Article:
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Ramesh Ponnuru

Ramesh Ponnuru

Maybe Joe Biden had to flip on the question of taxpayer funding for abortion in order to win the Democratic presidential nomination.

All of his rivals supported that funding, and the party has become more and more aggressive on abortion. Where the 1990s Democratic platforms said abortion should be “safe, legal and rare,” the 2016 platform dropped that defensive note and included an explicit call to end the longstanding ban on using federal Medicaid funds for elective abortions.

But there will be a cost to Biden’s choice.

First, it puts Biden on the unpopular side of the issue. Advocates of taxpayer funding can point to polls saying most people support abortion — but that’s true only when the polls have been worded not to mention taxpayer funding. A 2016 poll that clarified it was asking about Medicaid paying for abortions found 58% of the public opposed it.

Second, it means the Democratic nominee will find it more difficult to portray Republicans as far right on abortion.

Republican opponents are on the wrong side of public opinion on several questions about the issue. Most people say they would like to see Roe v. Wade survive, for example. If Biden had stuck with his opposition to taxpayer funding and won the nomination, he might have been able to draw a contrast between his own moderation and the Republicans’ extremism. But the Democrats have now drawn more attention than ever before to a question where they’re the ones who want a big change in abortion policy that most people oppose.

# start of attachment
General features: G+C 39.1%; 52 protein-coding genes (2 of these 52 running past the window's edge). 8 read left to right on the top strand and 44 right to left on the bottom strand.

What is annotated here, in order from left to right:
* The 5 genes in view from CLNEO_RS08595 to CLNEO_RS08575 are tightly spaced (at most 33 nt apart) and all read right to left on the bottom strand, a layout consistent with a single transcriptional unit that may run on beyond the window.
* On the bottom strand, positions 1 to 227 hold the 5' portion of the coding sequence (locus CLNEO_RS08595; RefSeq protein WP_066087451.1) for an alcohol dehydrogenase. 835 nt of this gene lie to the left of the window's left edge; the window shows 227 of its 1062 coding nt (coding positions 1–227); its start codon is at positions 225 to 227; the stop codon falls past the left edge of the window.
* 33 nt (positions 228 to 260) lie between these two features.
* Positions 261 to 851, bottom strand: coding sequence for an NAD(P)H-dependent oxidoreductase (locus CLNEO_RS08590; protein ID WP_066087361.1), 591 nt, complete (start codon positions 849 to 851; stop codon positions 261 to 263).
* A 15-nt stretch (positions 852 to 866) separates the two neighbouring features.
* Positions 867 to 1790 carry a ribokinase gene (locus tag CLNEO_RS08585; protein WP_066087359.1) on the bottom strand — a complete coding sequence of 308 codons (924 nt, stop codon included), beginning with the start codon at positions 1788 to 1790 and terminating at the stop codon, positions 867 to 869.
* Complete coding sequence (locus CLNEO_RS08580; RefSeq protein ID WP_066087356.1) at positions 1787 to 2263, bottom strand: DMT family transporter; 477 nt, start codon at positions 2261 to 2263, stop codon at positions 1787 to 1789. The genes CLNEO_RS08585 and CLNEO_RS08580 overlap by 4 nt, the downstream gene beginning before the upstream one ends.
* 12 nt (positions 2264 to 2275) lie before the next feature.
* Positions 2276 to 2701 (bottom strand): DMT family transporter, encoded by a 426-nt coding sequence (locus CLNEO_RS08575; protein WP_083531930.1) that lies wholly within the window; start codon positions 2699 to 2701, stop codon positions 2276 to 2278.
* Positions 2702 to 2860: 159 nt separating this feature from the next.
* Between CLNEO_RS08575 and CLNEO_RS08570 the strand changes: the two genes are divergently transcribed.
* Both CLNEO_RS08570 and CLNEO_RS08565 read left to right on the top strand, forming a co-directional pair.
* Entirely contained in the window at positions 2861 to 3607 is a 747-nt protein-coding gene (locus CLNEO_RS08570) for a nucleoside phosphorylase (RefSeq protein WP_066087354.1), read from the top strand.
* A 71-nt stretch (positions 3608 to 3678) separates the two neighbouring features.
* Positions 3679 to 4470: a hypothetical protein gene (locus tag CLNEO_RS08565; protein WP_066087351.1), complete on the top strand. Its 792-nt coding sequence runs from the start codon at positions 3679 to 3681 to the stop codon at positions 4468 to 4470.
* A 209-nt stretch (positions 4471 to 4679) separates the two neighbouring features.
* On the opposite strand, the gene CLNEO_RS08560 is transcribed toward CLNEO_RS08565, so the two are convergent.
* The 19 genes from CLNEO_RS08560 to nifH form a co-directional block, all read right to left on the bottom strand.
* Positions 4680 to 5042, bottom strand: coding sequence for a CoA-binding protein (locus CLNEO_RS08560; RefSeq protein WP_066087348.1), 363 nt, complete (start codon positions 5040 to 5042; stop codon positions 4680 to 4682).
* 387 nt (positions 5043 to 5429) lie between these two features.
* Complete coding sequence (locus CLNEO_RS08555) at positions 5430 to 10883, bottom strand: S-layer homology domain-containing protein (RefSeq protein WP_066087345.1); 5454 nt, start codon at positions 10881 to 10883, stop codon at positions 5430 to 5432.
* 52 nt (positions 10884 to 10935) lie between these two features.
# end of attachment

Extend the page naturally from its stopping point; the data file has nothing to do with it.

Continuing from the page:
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Third, it undermines Biden’s chief asset in the primaries: the claim he’s electable. Liberal Democrats may not like Biden’s record on crime or Iraq, but his relative moderation is supposed to make him a better bet to win in November 2020. If the left can browbeat him into discarding his moderate stands, though, where’s the upside?

Fourth, it also undermines the message Biden is a steady hand. If a stance he held for decades can be swept aside after a day of criticism from his opponents and interest groups — if he could so badly misunderstand the currents in his party — then does all his vaunted experience really add up to good judgment?

Fifth, the way the flip-flop happened highlights Biden’s age. Last month, the former vice president was asked about government funding of abortion at a campaign event and appeared to say that he now favored it. Then the campaign explained that Biden had “misheard” the question and still opposed funding. After intense criticism, Biden then said that he supported funding.

Biden has faced two big challenges in this race. One is ideological: Is he too moderate for today’s Democratic Party? The other is personal: Is he too old to be the nominee and the president? The way his campaign has handled the taxpayer-funding question has brought both critiques together.

Biden is surely aware of some of these costs. There’s a reason he hesitated to renounce his old stance. He probably decided that the Democratic Party’s current level of devotion to abortion rights meant that he had to do it.

NARAL, the abortion-rights group, was triumphant after Biden made his announcement. I’ll bet it brought a smile to President Donald Trump’s face, too.

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Ramesh Ponnuru is a Bloomberg Opinion columnist. He is a senior editor at National Review, visiting fellow at the American Enterprise Institute and contributor to CBS News.

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